Tour de Yorkshire well worth £190,000 a year, say county councillors

Tour de Yorkshire in Richmond. Photo: Guy Carpenter.

Up to £190,000 a year is a good price to be paying for the chain reaction of public benefits triggered by the Tour de Yorkshire, councillors have claimed.

While uncertainty continues to surround how much funding district councils will contribute towards next year’s race,  North Yorkshire County Council’s leading members have unanimously approved a move to raise its support towards the hosting fee for the international cycling race and the event’s associated costs by £10,000.

A report to the authority’s executive highlighted how the May Day weekend event “could be viewed as a ‘luxury’ item when reductions in funding and resource have been made on other council services”, but corporate director David Bowe said the race generated little controversy.

He told members the event had faced only “occasional criticism, particularly from elements of the community who are adversely affected by the race”, but improved traffic management procedures had minimised disruption.

No opposition councillors or residents who have voiced concerns over using the public purse to fund a cycling race attended the meeting held in public at County Hall.

Leading members of the Conservative-run authority said spending £190,000 a year for the next two years should be considered a “very opportune investment”, and help build on the visitor economy.

The payment of the £100,000 hosting fee contribution to Tour de France organisers ASO, will be on the proviso that a substantial proportion of the race route will be within North Yorkshire during both the 2019 and 2020 races.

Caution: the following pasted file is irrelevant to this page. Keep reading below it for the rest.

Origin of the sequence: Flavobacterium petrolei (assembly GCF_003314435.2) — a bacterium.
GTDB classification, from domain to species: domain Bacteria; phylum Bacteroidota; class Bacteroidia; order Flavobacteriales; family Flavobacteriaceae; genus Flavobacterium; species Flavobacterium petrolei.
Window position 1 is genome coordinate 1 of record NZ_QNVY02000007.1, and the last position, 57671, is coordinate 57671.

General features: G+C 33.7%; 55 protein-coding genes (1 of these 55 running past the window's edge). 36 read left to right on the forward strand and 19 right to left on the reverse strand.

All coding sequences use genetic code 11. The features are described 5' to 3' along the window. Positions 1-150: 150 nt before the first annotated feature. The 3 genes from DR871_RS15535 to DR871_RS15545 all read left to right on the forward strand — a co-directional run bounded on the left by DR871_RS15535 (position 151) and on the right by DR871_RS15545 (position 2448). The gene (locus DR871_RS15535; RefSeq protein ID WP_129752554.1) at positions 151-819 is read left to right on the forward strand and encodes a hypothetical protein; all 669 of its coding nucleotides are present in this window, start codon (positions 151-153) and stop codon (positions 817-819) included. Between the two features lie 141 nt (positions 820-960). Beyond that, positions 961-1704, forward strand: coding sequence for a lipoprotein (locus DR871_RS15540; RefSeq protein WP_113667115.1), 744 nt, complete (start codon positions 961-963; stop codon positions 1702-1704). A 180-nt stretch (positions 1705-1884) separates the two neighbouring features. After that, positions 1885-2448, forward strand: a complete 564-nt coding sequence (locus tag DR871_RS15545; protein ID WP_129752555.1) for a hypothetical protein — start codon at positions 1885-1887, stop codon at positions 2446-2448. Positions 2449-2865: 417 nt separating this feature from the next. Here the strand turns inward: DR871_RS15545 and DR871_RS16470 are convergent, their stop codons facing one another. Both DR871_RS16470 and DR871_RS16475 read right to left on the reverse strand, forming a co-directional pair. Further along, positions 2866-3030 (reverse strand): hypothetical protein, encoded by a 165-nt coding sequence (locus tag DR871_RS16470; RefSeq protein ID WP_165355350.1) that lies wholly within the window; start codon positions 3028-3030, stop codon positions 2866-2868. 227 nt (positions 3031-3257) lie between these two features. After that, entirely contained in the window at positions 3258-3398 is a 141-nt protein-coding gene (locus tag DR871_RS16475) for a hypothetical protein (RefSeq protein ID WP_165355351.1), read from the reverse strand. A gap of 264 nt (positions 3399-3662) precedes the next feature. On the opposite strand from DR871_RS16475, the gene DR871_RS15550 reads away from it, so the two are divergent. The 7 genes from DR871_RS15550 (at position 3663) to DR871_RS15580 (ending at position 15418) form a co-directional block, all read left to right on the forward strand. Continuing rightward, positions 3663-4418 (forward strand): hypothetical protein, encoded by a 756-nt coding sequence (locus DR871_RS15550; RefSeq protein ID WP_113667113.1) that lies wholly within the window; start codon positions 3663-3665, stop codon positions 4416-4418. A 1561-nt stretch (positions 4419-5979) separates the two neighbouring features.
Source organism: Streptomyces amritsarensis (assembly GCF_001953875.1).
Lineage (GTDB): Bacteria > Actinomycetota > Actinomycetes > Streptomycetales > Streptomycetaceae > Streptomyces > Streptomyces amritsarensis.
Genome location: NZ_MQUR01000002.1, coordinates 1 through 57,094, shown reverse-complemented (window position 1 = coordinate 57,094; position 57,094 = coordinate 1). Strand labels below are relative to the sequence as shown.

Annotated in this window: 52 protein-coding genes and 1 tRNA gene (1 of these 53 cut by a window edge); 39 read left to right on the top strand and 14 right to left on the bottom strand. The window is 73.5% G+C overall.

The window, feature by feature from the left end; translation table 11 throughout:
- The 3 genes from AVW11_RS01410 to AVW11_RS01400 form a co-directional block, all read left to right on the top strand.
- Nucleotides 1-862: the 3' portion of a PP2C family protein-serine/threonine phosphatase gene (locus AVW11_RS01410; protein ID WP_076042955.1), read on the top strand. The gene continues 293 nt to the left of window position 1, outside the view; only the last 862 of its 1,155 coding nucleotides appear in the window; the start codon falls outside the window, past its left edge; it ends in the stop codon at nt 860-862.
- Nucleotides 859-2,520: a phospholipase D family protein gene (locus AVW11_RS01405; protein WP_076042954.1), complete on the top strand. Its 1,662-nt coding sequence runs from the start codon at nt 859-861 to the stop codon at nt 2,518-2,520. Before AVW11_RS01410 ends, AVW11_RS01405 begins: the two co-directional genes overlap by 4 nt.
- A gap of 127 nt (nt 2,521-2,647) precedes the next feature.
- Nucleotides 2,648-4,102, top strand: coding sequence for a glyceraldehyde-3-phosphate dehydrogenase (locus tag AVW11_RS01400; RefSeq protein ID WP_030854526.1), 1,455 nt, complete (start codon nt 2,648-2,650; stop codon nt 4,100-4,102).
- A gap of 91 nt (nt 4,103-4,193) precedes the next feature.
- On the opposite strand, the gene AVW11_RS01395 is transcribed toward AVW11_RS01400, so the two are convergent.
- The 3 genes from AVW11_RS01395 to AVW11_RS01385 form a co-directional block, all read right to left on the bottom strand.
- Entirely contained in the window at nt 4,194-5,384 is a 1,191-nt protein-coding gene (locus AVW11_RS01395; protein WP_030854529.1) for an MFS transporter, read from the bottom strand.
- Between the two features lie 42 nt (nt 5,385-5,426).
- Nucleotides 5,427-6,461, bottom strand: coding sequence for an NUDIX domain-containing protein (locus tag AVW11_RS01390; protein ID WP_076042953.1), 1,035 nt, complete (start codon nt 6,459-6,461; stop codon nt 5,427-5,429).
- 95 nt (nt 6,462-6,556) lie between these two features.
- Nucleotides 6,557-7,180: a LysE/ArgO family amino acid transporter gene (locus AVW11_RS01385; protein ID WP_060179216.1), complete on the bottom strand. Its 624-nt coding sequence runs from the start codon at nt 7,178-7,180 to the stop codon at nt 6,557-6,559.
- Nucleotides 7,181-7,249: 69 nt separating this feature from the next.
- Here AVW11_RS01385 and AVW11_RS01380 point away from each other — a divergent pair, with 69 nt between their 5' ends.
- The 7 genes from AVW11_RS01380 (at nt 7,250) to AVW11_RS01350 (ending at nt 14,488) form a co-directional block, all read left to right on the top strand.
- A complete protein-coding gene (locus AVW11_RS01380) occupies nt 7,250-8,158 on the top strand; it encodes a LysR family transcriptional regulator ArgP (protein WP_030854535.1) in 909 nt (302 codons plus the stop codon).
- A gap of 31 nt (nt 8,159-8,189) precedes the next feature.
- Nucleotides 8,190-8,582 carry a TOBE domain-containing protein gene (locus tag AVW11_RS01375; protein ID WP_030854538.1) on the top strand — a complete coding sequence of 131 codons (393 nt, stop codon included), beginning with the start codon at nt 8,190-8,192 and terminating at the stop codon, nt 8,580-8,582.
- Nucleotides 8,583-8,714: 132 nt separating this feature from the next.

The council’s access boss, Councillor Don Mackenzie told the committee: “It helps put Yorkshire and especially North Yorkshire, where much of the Tour de Yorkshire takes place normally, on the map worldwide for cycling events.”

Stronger communities boss and Whitby councillor David Chance described the economic impact of the race as “quite dramatic”, due to 20 hours of television broadcasts in the UK and being screened on television  in 190 countries.

He said: “If you look at the direct contribution of that, it’s a very small amount to get that kind of exposure,”

Cllr Chance added: “I am also hugely supportive of the wellbeing legacy that comes with it from a public health point of view. The number of people who have become interested in and taken up cycling is really good.

“There’s also a residents’ feel-good factor. Residents are extremely proud of this event now. You see this with the numbers who turn out on the route.  It’s also helping with community cohesion and community pride.”